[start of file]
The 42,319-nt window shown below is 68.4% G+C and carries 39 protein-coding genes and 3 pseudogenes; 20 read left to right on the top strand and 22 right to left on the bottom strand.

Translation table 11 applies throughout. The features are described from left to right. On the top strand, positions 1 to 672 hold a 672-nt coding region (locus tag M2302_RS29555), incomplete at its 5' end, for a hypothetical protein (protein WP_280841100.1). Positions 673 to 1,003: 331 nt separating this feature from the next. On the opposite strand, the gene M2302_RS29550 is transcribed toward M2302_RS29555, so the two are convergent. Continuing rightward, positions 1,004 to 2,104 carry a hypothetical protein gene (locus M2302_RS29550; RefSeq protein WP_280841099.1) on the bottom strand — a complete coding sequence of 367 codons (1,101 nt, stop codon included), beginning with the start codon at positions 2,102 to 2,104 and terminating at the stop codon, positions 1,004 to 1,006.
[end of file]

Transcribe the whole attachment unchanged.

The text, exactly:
The 42,319-nt window shown below is 68.4% G+C and carries 39 protein-coding genes and 3 pseudogenes; 20 read left to right on the top strand and 22 right to left on the bottom strand.

Translation table 11 applies throughout. The features are described from left to right. On the top strand, positions 1 to 672 hold a 672-nt coding region (locus tag M2302_RS29555), incomplete at its 5' end, for a hypothetical protein (protein WP_280841100.1). Positions 673 to 1,003: 331 nt separating this feature from the next. On the opposite strand, the gene M2302_RS29550 is transcribed toward M2302_RS29555, so the two are convergent. Continuing rightward, positions 1,004 to 2,104 carry a hypothetical protein gene (locus M2302_RS29550; RefSeq protein WP_280841099.1) on the bottom strand — a complete coding sequence of 367 codons (1,101 nt, stop codon included), beginning with the start codon at positions 2,102 to 2,104 and terminating at the stop codon, positions 1,004 to 1,006.